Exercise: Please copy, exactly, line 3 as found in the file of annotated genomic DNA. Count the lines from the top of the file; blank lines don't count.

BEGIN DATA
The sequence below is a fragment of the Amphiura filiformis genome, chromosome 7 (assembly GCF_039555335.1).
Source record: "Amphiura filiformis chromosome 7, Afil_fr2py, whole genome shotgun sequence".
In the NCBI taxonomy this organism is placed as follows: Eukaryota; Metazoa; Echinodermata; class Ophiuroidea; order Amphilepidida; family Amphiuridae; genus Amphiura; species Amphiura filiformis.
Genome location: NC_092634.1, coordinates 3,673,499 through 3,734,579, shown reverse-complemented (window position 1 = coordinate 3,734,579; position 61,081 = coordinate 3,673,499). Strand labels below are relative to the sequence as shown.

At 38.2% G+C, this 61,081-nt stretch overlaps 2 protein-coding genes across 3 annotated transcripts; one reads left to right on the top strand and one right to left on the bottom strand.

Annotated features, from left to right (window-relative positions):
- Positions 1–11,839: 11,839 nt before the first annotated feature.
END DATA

In the NCBI taxonomy this organism is placed as follows: Eukaryota; Metazoa; Echinodermata; class Ophiuroidea; order Amphilepidida; family Amphiuridae; genus Amphiura; species Amphiura filiformis.